UI Prison Projects Coalition stages symposium


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After three months of planning, University of Iowa officials as well as state officials gathered to present various prison projects.

The first Incarcerated in Iowa symposium, which was held in the University Capitol Center this past weekend, focused on the ways the incarcerated community and free community affect each other, as well as what the free population can do to help reverse the growth of the incarcerated population.

From advocating for library funding to providing college education to the incarcerated, speakers showcased their respective prison projects and supplemented their presentations with discussions.

“Our ultimate goal today is to create a conversation among the university, the Department of Corrections, and community volunteers for public engagement in scholarship,” said Kathrina Litchfield, a UI graduate  student and co-organizer of the symposium.

This goal was first realized when Litchfield met co-organizers Mark Fullenkamp, the director of web services at the university’s College of Liberal Arts and Sciences, and Gemma Goodale-Sussen, a graduate student in the English Department.

“The campus community that was working with the incarcerated weren’t communicating very well,” Fullenkamp said.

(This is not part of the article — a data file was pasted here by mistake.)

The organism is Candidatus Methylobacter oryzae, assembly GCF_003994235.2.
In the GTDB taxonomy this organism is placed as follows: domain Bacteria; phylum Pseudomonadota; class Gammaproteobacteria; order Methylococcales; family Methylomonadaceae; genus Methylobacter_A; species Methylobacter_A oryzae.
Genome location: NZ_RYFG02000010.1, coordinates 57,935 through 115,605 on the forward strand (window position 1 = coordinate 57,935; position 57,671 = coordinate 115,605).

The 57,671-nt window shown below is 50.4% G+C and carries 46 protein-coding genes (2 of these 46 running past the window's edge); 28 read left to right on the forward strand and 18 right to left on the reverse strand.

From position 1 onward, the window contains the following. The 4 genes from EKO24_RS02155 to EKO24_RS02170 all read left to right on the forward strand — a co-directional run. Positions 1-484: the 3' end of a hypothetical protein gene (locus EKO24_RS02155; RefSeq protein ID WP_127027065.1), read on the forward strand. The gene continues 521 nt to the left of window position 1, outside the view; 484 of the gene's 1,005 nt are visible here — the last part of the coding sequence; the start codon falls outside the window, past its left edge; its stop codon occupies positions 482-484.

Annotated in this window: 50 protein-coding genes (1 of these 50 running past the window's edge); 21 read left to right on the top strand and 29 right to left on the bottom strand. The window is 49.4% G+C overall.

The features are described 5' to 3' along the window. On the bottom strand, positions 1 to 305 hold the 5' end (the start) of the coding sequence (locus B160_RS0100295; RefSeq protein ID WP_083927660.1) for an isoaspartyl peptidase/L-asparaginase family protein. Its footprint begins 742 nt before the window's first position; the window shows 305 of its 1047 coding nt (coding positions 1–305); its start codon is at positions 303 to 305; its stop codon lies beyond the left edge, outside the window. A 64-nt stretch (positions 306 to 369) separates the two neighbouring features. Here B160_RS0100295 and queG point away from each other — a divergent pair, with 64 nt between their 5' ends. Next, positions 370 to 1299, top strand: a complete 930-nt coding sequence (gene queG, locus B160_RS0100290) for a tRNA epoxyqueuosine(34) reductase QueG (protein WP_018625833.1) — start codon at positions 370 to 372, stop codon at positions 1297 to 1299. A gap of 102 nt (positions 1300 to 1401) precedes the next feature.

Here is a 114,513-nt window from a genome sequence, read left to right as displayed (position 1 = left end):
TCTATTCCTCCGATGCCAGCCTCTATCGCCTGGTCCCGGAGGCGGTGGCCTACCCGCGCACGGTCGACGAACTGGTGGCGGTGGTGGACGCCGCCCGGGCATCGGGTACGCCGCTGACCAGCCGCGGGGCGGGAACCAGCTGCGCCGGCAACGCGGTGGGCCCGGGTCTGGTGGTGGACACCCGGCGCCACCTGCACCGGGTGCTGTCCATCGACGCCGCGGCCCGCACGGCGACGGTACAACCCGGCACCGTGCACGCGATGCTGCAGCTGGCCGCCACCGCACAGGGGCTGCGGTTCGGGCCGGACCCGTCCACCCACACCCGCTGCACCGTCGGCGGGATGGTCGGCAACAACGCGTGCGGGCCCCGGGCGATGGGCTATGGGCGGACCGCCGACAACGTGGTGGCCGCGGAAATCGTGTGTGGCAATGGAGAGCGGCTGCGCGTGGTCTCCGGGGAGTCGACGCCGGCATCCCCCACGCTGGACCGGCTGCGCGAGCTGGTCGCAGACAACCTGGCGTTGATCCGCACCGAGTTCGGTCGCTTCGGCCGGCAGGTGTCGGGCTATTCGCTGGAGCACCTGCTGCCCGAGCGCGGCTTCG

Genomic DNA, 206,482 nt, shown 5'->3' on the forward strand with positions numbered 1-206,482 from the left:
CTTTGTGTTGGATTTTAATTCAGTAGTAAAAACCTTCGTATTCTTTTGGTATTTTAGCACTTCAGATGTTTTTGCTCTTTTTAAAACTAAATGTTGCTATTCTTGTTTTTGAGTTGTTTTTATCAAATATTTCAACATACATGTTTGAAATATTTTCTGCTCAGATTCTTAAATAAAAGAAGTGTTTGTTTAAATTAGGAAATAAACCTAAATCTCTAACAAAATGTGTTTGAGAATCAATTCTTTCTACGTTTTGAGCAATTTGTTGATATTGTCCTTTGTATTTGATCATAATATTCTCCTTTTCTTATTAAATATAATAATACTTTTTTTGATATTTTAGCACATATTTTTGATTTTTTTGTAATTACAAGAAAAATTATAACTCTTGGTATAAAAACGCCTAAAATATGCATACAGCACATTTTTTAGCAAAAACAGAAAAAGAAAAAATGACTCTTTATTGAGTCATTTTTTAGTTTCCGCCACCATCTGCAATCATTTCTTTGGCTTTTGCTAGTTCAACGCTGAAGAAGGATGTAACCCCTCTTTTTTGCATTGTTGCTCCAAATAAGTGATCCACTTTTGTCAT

Litchfield pitched the idea for the UI Prison Projects Coalition as a way to put this community in touch, Fullenkamp said. When she presented it to John Baldwin, director of the Iowa Department of Corrections, Incarcerated in Iowa was born.

Fullenkamp said the project gathered steam quickly.

“There was some initial resistance from people who thought that it was happening too quickly,” he said.

Despite the opposition, the symposium took place just three months after Litchfield’s proposal.

“We just started a conversation, and it’s grown from 12 people to what it is today,” Litchfield said.

At present, the coalition brings students, community members and the incarcerated together, each group bringing a unique perspective to the table.

All parties involved with the coalition benefit, Fullenkamp said: Students get hands on experience in a real-world setting, while the incarcerated benefit from assistance, resources, and interaction with the free community.

“I don’t see a downside,” Fullenkamp said.

Cliff Missen, the director of the WiderNet project, which is dedicated to improving digital education and communication for communities around the world, found the symposium stimulating and energizing, but he also recognizes the job is not yet complete.

“Too little of this work is being done; the need is huge, and the resources are few,” Missen said. “But I’m very inspired by what my colleagues are doing.”

Overall, the symposium served as a great indicator of the future of the UI Prison Projects Coalition, Fullenkamp said.

“We’ve come a long way already, and I expect it to continue to grow,” he said.

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